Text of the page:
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Jeff Wayne’s The War of the Worlds: The Immersive Experience

How The War of the Worlds: The Immersive Experience is using technology to bring people together

Jeff Wayne’s The War of the Worlds: The Immersive Experience in London features ‘layered reality’ and music from the iconic musical.

It is currently selling tickets up to August 2020.

Andrew McGuinness dotdotdot

Andrew McGuinness is CEO of innovative LBE business Ellipsis Entertainment. The company produced Jeff Wayne’s The War of the Worlds: The Immersive Experience which is a recipient of a TEA Thea Award for Outstanding Achievement in the category of Connected Immersion. Located on Leadenhall Street, the War of the Worlds experience launched in June 2019.

Before that, McGuinness spent two years running top UK PR agency Freuds. Of his background, he says:

“I’ve always worked in creative industries. Most of my career has been in advertising. I worked for some of the multinational advertising agencies and then built my own.”

This became a top-five UK independent agency before he sold it. Matthew Freud, head of international PR firm Freud Communications, invested in the company.

“As part of that deal, I went over to run Freud’s, the UK’s biggest independent PR agency, for a couple of years. And then I went to Harvard to study.”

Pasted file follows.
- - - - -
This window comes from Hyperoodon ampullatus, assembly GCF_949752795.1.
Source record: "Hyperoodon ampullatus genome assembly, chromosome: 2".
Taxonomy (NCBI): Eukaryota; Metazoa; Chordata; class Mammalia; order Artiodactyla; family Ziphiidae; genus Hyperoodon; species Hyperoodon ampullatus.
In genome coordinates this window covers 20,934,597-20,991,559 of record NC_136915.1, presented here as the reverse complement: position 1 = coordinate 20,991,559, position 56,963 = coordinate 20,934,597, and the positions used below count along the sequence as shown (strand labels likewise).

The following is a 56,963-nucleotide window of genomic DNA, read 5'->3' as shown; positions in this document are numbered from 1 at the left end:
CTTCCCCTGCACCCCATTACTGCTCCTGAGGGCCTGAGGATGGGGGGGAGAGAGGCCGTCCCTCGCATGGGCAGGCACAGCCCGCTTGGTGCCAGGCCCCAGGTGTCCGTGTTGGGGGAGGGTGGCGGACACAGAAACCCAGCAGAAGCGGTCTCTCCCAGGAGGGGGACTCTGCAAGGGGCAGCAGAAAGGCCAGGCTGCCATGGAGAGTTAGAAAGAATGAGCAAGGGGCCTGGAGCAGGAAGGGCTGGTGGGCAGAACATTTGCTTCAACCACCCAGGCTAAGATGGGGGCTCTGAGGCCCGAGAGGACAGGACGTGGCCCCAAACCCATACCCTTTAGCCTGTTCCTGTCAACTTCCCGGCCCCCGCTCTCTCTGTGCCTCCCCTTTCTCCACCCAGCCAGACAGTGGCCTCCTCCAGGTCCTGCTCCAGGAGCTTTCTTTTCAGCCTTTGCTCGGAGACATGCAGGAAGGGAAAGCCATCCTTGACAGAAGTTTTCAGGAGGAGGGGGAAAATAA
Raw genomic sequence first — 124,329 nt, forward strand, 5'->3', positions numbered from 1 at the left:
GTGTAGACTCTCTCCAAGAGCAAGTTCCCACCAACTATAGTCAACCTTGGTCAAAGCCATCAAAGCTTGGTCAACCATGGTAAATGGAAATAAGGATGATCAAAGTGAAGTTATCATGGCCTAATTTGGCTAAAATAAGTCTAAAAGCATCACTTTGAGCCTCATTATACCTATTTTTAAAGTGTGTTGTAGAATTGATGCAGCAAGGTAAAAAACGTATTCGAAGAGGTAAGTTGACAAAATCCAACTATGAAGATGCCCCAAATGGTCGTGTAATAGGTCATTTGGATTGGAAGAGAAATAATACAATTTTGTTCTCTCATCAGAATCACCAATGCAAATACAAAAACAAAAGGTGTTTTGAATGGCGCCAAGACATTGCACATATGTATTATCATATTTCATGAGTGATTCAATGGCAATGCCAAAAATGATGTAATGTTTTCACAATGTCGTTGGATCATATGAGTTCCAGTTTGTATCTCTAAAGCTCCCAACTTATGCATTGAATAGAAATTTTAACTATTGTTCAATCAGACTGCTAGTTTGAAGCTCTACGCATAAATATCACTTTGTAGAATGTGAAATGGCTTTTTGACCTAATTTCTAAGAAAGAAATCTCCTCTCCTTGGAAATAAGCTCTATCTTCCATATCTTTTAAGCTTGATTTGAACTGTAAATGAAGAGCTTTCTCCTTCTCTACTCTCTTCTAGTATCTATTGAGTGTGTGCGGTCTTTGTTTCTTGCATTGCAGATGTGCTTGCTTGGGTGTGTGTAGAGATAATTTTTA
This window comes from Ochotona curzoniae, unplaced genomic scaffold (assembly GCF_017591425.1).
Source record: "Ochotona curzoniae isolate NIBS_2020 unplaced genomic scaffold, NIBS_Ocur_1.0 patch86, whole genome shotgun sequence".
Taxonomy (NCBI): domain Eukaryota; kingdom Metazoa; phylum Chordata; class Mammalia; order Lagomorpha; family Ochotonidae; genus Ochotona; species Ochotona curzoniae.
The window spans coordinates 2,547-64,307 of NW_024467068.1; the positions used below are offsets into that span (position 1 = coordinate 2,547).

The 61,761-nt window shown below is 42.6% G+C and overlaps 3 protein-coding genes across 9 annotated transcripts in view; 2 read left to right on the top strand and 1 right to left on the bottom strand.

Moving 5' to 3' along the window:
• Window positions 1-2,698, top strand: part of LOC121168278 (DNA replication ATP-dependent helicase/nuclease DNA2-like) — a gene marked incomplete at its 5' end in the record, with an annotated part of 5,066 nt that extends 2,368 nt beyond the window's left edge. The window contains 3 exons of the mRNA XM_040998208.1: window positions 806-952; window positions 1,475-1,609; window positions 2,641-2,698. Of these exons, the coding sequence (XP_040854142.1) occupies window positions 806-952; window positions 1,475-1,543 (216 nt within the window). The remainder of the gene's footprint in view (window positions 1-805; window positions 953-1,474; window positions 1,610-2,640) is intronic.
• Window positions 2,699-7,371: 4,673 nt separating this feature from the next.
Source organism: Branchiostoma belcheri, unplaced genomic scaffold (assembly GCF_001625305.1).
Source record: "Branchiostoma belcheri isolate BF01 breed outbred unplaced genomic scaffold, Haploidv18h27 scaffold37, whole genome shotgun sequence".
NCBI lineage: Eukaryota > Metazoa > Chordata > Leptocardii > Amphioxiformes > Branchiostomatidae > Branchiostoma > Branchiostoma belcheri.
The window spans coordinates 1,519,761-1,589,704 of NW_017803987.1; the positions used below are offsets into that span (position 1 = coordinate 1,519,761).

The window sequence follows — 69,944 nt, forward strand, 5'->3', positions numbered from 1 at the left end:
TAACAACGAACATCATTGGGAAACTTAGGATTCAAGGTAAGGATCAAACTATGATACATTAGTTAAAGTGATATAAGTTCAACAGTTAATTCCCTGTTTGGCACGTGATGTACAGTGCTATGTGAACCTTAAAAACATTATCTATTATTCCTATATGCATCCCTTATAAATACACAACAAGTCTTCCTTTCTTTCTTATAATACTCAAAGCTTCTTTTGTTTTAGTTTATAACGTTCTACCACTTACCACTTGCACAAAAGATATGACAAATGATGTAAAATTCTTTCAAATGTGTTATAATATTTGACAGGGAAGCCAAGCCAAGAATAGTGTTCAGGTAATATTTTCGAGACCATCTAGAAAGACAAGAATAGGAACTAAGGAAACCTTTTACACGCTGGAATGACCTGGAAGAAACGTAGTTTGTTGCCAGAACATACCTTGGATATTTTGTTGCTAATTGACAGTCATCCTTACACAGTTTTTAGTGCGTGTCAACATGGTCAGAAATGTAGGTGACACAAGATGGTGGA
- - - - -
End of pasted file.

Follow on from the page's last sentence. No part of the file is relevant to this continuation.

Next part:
Andrew McGuinness on the experience economy

While he was at Harvard, he considered the future:

“What was the most exciting high growth sector that I could start to think about for the future? The experience economy seemed to present such a lot of opportunity.”

“People wanted new and different experiences, and there weren’t many of those out there. It was one of those markets that seemed to be in this wonderful position, where demand was outstripping supply.”

The first immersive experience produced by McGuinness’s company was the critically acclaimed SOMNAI.

“It was a large-scale proof of concept with our own IP,” he says. “And The War of the Worlds team came to SOMNAI, loved it, and that’s where the discussions began.”

The War of the Worlds IP

“The War of the Worlds attracted us as an IP because it had survived as a popular story for 120 years or so,” says McGuinness. “It obviously had an enduring appeal. The Jeff Wayne version re-expressed that story. It has turned from an album to an audible creation and then to a very successful live show. It seemed to have legs in terms of breadth of audience.”

guests enjoying the war of the worlds immersive experience

“As a story, it’s fantastic. It’s fundamentally about the vulnerability of humankind. So has never really been more relevant. First and foremost, we entertain people and give them a fantastic night out. But we also leave them with something to think about. That is how to create enduring memories”

A fully-themed experience

The War of the Worlds experience is two hours long, including a break in the themed bar.

“From the moment you step in, you’re in a themed bar environment,” says McGuinness. “There is the restaurant, and then the experience itself.”

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A post shared by Jeff Wayne’s TWOTW: Immersive (@dotdotdotimmersive) on

“While virtual reality is a very important component, it takes a relatively small amount of time. We use lots of digital tools. It’s not only about VR. It’s also projection mapping and binaural sound, geodesic domes and motion control systems. We use lots and lots of different tools, and we call it layered reality.